The Learning Journey

Along one of the walls in my classroom, is a long orange arrow; it’s my class’ learning journey.

In The Perfect Ofsted Lesson, Jackie Beere talks about differentiated learning outcomes and using an arrow as a visual image that represents progress towards a bigger goal. Children can then mark where they are along the arrow to show progress (or not, if that’s the case, too).

Immediately I could see how this might be particularly useful in literacy, where we often work in units towards a final outcome. So I stuck up the big orange arrow and wrote our current unit learning outcome at the end of it: ‘I can write a biography of Warhol and Lichtenstein.’ Then I gave each pupil a post-it note on which they wrote their name. Now at the end end of each lesson, they think about how close they are to that final outcome and adjust themselves along the arrow accordingly.

It’s made for some interesting viewing. In particular some children deciding they were halfway towards the final outcome after just the first lesson and then reviewing that choice after they realised that actually they weren’t quite that close, quite that quickly.

I would say children need the opportunity to practise assessing their own learning and progress in lots of different ways and this is just one possibility. How do you encourage and develop self-assessment?



  • Great idea, love it, will bookmark and steal it! 🙂

    I love the way this makes the goal explicit and you have a quick at a glance view of where people feel they are at. I wonder if clusters will appear so you can target interventions at groups at a similar self-reported stage.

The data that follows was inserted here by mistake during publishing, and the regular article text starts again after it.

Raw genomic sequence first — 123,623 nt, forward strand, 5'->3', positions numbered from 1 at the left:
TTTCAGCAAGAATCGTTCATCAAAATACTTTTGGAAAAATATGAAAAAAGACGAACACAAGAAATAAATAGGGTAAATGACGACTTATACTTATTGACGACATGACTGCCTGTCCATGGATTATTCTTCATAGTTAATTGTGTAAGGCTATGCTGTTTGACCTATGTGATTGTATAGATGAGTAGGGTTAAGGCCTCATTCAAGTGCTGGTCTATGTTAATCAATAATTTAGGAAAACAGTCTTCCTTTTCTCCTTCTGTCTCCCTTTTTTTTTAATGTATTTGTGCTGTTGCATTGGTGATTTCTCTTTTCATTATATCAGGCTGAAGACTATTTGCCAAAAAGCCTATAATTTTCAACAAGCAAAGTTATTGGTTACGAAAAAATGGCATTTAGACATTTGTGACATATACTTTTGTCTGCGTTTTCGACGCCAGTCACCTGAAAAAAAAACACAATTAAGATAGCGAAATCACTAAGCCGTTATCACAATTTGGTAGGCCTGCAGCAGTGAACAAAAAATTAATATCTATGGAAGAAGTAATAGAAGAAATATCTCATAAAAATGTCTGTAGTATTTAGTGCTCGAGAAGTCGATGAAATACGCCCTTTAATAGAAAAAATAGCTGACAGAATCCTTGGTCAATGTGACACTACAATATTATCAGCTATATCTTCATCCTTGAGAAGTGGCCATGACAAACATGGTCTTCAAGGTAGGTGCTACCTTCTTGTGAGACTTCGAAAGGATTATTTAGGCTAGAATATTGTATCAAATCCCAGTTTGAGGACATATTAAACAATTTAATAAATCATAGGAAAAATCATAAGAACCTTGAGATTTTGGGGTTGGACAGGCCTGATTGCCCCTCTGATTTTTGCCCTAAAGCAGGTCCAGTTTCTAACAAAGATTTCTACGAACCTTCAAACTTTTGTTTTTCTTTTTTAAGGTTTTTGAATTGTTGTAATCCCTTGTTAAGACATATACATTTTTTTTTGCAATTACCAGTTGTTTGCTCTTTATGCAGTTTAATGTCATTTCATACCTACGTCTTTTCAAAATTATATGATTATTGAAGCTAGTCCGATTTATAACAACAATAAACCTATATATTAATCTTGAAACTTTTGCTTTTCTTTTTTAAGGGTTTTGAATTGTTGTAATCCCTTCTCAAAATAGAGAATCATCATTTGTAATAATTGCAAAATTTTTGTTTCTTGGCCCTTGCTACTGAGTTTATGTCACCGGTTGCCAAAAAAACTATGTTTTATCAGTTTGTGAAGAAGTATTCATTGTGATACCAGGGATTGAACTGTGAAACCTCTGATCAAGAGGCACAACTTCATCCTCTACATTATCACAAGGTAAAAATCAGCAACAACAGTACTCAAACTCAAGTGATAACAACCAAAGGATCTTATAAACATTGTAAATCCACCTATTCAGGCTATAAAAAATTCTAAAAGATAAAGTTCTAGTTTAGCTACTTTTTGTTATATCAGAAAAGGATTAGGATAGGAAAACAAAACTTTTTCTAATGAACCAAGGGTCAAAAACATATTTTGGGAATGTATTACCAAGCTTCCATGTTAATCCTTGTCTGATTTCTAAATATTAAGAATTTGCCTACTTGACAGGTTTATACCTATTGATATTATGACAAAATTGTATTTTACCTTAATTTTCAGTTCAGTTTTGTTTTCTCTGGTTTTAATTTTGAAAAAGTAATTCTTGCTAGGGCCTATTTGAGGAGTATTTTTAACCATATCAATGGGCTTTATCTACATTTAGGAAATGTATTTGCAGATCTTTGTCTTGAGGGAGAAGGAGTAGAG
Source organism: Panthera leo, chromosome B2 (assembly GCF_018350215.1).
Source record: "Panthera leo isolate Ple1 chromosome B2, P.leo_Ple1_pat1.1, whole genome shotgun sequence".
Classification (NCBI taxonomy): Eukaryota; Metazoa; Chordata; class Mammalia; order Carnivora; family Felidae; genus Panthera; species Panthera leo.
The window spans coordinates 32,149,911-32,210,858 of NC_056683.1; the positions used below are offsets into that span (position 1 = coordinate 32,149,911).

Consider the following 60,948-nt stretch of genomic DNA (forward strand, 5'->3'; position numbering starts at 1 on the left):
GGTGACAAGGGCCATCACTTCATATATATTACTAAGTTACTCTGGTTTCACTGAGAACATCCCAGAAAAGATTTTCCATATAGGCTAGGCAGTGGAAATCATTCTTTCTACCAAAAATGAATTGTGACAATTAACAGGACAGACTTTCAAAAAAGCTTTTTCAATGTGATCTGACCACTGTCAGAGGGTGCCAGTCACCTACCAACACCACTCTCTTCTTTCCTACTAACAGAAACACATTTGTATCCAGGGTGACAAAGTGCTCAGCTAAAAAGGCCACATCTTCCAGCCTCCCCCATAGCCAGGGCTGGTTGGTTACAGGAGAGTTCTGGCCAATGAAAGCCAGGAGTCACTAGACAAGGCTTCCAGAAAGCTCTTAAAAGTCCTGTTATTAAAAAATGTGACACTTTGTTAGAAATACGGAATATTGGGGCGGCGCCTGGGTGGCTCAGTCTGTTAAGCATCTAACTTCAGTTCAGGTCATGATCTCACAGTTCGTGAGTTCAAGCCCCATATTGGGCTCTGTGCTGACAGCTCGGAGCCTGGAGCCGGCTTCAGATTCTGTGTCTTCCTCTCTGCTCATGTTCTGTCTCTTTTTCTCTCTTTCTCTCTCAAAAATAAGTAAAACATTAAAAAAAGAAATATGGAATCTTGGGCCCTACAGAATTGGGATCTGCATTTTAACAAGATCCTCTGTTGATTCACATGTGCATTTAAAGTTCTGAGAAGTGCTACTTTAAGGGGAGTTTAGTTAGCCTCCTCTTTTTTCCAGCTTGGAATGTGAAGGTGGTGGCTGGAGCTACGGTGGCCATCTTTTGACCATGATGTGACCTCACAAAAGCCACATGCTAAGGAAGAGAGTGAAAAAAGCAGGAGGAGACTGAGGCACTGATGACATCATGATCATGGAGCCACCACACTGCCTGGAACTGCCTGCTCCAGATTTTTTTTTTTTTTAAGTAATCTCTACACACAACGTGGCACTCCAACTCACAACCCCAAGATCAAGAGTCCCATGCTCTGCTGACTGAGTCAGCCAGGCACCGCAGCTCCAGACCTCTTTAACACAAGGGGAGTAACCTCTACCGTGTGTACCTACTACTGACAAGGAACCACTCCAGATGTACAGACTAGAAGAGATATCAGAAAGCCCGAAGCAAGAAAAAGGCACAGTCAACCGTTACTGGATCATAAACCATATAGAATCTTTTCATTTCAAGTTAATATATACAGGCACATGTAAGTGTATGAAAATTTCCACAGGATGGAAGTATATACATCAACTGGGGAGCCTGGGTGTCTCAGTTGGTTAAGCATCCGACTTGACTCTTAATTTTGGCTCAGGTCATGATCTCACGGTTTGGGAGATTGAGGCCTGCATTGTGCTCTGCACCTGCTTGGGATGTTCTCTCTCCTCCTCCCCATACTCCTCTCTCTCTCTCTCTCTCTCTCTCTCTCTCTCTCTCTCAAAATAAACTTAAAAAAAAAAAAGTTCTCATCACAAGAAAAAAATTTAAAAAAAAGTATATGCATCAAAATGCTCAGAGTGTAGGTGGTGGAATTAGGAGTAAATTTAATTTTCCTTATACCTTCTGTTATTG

Interesting some were over-confident too and then readjusted.

    And Pop Art is such a fun topic too!

  • What a great idea! I am going to have a go at that in my music classroom. It is hard for kids to assess their progress and they need plenty of opportunities to practise. They can be so eager to please that they simply trot out what they think you WANT them to say.

  • I do something similar but it’s a whole class approach rather than individual progress. Start has what we can already do and destination has what we will be able to do. Each lesson we write on a piece of paper what we have learnt to do and decide how much closer we are now to reaching our destination. I use it as part of my working wall as put examples up around the learning. It works really well. Interesting to consider an individual approach. Thanks 🙂

  • I stumbled across this idea somewhere else & used it with great success during a science observation.
    I love the idea of setting long term objectives with respect to a literacy genre/topic. Do you put smaller objectives along the arrow to aid them & some past the end to extend others?

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